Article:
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Your Rights Under State Law

Statute of Limitations on Debt Collection

Each state limits how long a debt can be collected. After a set period of time has passed, an unpaid debt is considered by law to be a "time-barred debt" and is uncollectable. More precisely, the debt collector can still try to collect the debt, but they cannot sue you for it. Without the ability to sue, the most a creditor can do is report the delinquent account on your credit report for up to seven years. The clock starts ticking from the day you last made a payment on that account and the clock gets reset if you make a payment, even a partial payment! This is why I do not recommend making any payments on delinquent accounts unless you are prepared to settle the account.

To determine what the statute of limitation is in your state, consult the chart below and confirm with your state's Attorney General's office.

Alabama3 years
Alaska3 years
Arizona3 years
Arkansas5 years (2 years for medical debt)
California4 years
Colorado6 years
Connecticut6 years
Delaware3 years
District of Columbia3 years
Florida5 years
Georgia4 years
Hawaii6 years
Idaho 5 years
Illinois10 years
Indiana6 years
Iowa5 years
Kansas5 years
Kentucky5 years
Louisiana 3 years
Maine 6 years
Maryland3 years
Massachusetts 6 years
Michigan6 years
Minnesota 6 years
Mississippi3 years
Missouri5 years
Montana8 years
Nebraska4 years
Nevada4 years
New Hampshire 3 years
New Jersey6 years
New Mexico4 years
New York6 years
North Carolina3 years
North Dakota6 years
Ohio6 years
Oklahoma3 years
Oregon6 years
Pennsylvania4 years
Rhode Island10 years
South Carolina3 years
South Dakota6 years
Tennessee 6 years
Texas 4 years
Utah4 years
Virginia3 years
Vermont3 years
Washington6 years
West Virginia 5 years
Wisconsin6 years
Wyoming8 years

Make sure you consult your actual state statute and verify the times listed above (search the internet for "unsecured debt statute of limitations yourstate"). Some states start the clock from the date of your first missed payment, while others start the clock from the date the original creditor charges-off your account (usually six months after the date of your first missed payment).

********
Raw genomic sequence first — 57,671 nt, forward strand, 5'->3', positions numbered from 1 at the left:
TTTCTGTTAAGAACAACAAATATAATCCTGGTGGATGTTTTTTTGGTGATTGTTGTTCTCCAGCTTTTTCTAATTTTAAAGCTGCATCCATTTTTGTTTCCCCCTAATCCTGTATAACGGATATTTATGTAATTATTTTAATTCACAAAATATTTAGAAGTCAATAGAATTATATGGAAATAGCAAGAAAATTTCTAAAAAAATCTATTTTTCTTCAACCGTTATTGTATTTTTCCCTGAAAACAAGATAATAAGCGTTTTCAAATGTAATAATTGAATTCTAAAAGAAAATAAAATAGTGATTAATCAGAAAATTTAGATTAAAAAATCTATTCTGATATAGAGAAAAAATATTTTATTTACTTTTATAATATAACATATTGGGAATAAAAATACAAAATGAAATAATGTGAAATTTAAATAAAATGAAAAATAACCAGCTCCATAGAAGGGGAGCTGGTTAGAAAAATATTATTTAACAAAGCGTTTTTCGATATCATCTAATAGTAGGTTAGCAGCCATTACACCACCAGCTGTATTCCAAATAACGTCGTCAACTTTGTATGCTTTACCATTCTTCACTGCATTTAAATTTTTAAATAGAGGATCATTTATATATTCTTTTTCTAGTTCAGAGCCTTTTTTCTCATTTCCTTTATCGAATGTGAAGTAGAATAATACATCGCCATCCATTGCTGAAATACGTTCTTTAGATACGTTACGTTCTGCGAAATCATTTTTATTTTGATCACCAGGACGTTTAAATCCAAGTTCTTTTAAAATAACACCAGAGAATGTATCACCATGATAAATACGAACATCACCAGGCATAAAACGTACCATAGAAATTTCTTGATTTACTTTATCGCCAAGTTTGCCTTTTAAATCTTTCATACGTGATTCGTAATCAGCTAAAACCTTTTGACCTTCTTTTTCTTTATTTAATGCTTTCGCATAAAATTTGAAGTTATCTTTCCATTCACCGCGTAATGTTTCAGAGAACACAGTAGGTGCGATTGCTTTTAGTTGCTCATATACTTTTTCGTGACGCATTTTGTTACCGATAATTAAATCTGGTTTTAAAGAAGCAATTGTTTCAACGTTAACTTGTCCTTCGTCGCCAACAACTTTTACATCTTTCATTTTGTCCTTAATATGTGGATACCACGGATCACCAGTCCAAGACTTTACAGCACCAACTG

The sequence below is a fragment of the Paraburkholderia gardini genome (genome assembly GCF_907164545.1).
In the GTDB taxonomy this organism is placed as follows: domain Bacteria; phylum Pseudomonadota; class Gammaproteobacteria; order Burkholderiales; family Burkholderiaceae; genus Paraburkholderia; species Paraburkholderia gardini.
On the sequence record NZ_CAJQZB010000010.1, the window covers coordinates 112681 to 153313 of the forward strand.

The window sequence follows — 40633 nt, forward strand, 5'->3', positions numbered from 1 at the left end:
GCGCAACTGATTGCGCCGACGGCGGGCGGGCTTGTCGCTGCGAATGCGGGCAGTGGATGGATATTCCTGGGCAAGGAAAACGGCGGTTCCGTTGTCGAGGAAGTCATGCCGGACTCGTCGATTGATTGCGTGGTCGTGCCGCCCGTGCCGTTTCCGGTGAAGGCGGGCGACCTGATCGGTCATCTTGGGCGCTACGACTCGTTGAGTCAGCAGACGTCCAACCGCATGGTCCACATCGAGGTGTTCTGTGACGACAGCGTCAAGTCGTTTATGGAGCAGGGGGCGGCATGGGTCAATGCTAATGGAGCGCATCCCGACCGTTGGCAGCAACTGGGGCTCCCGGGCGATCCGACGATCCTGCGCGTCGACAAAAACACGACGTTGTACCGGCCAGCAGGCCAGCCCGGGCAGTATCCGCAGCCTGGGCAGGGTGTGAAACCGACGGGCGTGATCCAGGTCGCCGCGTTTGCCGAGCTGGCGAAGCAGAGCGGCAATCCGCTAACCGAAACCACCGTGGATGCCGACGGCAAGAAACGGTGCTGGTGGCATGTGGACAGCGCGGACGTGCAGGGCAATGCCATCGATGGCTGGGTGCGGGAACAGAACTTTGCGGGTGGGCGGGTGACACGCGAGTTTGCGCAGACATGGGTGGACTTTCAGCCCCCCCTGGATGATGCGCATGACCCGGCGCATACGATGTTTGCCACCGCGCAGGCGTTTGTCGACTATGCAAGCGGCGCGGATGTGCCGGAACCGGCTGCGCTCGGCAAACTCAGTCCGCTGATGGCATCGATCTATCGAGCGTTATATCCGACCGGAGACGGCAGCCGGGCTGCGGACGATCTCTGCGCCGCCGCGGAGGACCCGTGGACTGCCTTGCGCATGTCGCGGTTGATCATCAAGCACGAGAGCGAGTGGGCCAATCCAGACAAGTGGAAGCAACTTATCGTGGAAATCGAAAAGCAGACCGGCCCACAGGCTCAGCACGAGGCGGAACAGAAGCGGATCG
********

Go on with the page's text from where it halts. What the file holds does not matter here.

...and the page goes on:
If a debt collector contacts you after your state's statute of limitations has expired, write a letter (certified mail with return receipt) to the debt collector stating that the account is no longer collectible and instruct them to cease all communication and collection efforts (a notification of time-barred debt sample letter can be found in the Resource Library). If you are sued by a creditor after your state's statute of limitations has expired, simply provide the court a copy of your state's statute and a copy of your credit report showing the date of your first missed payment and/or the date of charge-off by the original creditor.

Keep in mind that after the statute of limitations has expired on your debt, it can still be legally reported on your credit report for up to seven years. However, a time-barred debt is less likely to be verified by the creditor and is therefore easier to remove through a formal dispute with the credit bureaus.

If you live in a state with a long statute of limitations period, don't despair. In my experience if you are going to be sued, it will most likely happen in the first couple of years. The reason is because your collection account diminishes in value to a debt collector over time. Since the most expensive collection activity is to sue, chances are a debt collector will sue—if they are going to—while the account is still fresh. That is not to say that you won't be sued after a couple of years, but the odds drop off dramatically over time.

Now that you know the major players, how debt collection works, and more importantly your state and federal rights, it's time to put it all together.

> Putting It All Together
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